‘Spirits for Sale‘ is the new book from prolific Fredericton poet, Jordan Trethewey. Beautifully illustrated by Dutch artist Marcel Herms, the collection explores the uniquely modern and bizarre phenomenon of selling haunted objects online.

Humanity has always been a superstitious and gullible lot. We are more than willing to suspend our disbelief because we are a storytelling species. Accounts of the supernatural are particularly appealing to us, piquing our curiosities and fanning our fears of the unknown.

Urban legends, and cautionary tales have always existed, and have never failed to capture our collective imaginations. With each generation, our interest in the paranormal has evolved with our ever changing culture. From Slender Man to Momo, the internet has given us a fresh breed of monsters.

Each poem from ‘Spirits for Sale‘ is based off of an eBay item description, the titles are the sellers’ usernames, and each poem ends with the “Buy-it-Now” price. In his research, Trethewey discovered that the trinkets which fetch the most money, are often those with the most detailed, outlandish expositions attached.

Why? Because everyone loves a good old fashioned ghost story!

Choose your ghastly fantasy: a framed photo of a woman whose eyes apparently will follow your every move, a skeleton key that once unlocked the shackles of insane asylum patients, a crushed velvet altar cloth that was used in dark, pagan rituals… there’s something for everyone!


sealed crystal vessel
holds evil centipede man
imprisoned by priest
monstrously hard to open
terrible luck is certain

– $450.00″

The poems are written in the traditional Japanese genre of “Tanka,” which is similar to the popularly known Haiku, but employs more syllables per stanza. However, this stylistic choice means that conjoining words are often missing. At times this can make for a choppy read since some ideas seem to get abruptly cut off.

However, more so than not, the lack of conjunctions and use of sentence fragments create a consistent tonal flow throughout. Eventually, I found myself immersed in the text and deeply appreciating the unconventional format.

Furthermore, the poetic structure was reminiscent of “text speak” in which the sender purposely tries to shorten sentences as much as possible, without their intention being lost in translation. Whether this was a conscious effort or simply a by-product of Tanka, it definitely works and strengthens the assertion that Trethewey makes in his foreword that this is “poetry for a digital age, and digital attention spans.”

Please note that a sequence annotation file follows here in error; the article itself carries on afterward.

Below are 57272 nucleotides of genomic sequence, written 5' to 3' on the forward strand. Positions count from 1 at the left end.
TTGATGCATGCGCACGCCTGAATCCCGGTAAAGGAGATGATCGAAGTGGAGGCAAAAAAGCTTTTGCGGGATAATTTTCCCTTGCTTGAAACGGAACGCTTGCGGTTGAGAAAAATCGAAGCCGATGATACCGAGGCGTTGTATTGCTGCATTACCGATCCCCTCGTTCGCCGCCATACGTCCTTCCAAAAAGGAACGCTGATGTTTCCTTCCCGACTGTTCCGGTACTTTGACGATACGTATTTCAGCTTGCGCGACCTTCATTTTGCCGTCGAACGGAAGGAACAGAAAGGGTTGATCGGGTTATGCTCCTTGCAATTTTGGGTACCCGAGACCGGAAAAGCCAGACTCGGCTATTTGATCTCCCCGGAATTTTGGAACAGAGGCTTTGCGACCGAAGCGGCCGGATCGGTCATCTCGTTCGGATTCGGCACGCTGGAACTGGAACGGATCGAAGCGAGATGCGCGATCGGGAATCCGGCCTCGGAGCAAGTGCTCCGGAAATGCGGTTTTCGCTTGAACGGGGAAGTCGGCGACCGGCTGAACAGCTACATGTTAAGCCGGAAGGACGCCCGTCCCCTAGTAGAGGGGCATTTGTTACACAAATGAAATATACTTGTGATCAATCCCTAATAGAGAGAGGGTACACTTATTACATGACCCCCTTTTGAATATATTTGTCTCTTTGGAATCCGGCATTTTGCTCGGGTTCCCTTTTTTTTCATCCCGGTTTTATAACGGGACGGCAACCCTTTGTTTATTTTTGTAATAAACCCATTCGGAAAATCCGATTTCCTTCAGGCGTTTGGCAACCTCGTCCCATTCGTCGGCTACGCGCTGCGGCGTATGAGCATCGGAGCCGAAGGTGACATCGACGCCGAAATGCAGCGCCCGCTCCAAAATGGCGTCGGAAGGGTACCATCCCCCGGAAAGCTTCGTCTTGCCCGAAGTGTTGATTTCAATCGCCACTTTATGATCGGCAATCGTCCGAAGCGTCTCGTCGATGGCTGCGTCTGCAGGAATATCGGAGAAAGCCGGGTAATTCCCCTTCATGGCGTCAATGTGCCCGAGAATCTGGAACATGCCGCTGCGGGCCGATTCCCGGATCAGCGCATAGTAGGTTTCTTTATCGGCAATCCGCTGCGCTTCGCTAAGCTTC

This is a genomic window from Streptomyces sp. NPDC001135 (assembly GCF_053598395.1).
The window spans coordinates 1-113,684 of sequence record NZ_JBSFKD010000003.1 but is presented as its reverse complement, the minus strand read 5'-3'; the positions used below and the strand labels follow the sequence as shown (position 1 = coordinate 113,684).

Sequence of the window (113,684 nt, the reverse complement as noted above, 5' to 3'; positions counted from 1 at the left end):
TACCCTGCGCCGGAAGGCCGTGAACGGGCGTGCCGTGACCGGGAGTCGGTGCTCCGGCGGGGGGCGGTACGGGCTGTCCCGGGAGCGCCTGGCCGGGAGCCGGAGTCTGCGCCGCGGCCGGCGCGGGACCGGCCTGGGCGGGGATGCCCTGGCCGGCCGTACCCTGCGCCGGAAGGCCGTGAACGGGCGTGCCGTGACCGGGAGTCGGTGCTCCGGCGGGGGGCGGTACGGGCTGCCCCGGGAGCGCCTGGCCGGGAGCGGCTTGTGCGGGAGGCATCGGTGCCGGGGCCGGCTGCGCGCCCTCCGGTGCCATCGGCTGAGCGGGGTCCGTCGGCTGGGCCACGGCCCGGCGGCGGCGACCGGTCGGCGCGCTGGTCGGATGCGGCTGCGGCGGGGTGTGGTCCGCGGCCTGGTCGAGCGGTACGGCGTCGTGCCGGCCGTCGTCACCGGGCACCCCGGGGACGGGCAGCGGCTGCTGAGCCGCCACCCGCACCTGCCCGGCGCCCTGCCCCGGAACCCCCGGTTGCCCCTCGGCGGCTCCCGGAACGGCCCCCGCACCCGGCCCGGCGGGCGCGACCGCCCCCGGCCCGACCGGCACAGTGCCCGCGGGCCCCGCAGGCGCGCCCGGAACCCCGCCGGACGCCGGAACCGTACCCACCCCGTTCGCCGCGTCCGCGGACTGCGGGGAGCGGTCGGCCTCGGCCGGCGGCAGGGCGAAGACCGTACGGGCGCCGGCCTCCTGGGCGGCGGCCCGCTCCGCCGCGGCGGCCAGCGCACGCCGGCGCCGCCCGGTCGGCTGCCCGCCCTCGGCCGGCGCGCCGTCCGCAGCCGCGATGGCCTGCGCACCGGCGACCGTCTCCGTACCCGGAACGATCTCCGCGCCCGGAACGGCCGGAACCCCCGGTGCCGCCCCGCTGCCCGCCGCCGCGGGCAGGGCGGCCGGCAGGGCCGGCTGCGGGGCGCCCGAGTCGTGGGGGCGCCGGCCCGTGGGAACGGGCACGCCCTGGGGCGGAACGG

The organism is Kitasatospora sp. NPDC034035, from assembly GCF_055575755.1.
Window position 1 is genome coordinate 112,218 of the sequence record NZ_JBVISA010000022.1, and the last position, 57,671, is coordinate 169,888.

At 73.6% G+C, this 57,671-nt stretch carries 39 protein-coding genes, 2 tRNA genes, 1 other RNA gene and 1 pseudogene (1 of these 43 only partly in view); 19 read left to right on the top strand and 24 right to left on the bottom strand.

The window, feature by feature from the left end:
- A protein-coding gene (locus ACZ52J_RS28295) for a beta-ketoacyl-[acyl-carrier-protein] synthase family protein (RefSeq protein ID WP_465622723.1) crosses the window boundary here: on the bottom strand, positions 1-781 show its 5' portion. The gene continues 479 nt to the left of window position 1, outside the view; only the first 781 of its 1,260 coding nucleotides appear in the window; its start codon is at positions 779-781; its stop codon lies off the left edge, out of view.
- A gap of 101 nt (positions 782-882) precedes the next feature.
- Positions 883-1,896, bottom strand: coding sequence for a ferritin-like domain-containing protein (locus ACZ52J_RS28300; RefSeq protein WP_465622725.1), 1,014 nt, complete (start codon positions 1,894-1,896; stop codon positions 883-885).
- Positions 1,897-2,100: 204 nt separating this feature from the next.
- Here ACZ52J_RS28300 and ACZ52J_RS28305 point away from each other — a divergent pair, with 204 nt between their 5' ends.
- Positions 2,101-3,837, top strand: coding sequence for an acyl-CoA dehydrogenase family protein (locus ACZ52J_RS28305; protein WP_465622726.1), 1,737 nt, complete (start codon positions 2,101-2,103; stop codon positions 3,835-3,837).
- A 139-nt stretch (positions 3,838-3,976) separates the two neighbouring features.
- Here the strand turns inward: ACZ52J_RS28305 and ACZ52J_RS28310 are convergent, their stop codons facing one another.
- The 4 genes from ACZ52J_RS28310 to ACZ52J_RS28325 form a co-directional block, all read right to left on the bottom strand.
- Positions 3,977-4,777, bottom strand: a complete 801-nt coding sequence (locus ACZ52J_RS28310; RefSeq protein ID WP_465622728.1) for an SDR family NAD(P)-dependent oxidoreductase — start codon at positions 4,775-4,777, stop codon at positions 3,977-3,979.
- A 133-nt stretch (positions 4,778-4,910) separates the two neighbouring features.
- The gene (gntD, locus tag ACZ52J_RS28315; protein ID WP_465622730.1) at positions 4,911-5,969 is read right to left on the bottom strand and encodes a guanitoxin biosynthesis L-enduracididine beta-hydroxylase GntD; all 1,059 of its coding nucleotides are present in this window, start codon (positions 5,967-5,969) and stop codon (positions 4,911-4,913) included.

The “voice” of the book strikes me as a detached – perhaps even automated – narrator. A computer program that is tasked with scanning auctions and generating a condensed summary of the what it reads? The vibe is cold, robotic, and creepy…

The art in the book is striking and every poem gets its own picture! Some are very obvious, literal interpretations of the text, while others seem to be more abstract and left to the beholder. All of them, however, are exceptionally eerie.

Sprits for Sale (Illustration: Marcel Herms)

Herms’ technique is equal parts simplistic and meticulous. A true visual dichotomy. A battle wages within each image; fine lines that look like chicken scratches and smeared thicker streaks, constantly compete for dominance. Yet, simultaneously, the two elements work in perfect union, flawlessly blending to create true macabre.

There is a childlike innocence at work, elements of some sketches not all that different than what could be found on an elementary school bulletin board. But beware! Fear and trauma have polluted these snapshots. They are twisted, deformed and decaying.

My only complaint about the artwork is that it is not presented in full colour. Judging from the book’s front and back covers, which are colourized, I would love to see the completed versions of all the pieces.

‘Spirits for Sale’ is a refreshing collection of poetry, that demonstrates how technology is reshaping some of our age old forms of expression and entertainment. It is published by Pski’s Porch and is available through their website, on Amazon as a print edition or ebook, or at The Tipsy Muse Café in downtown Fredericton.

Review on The East Mag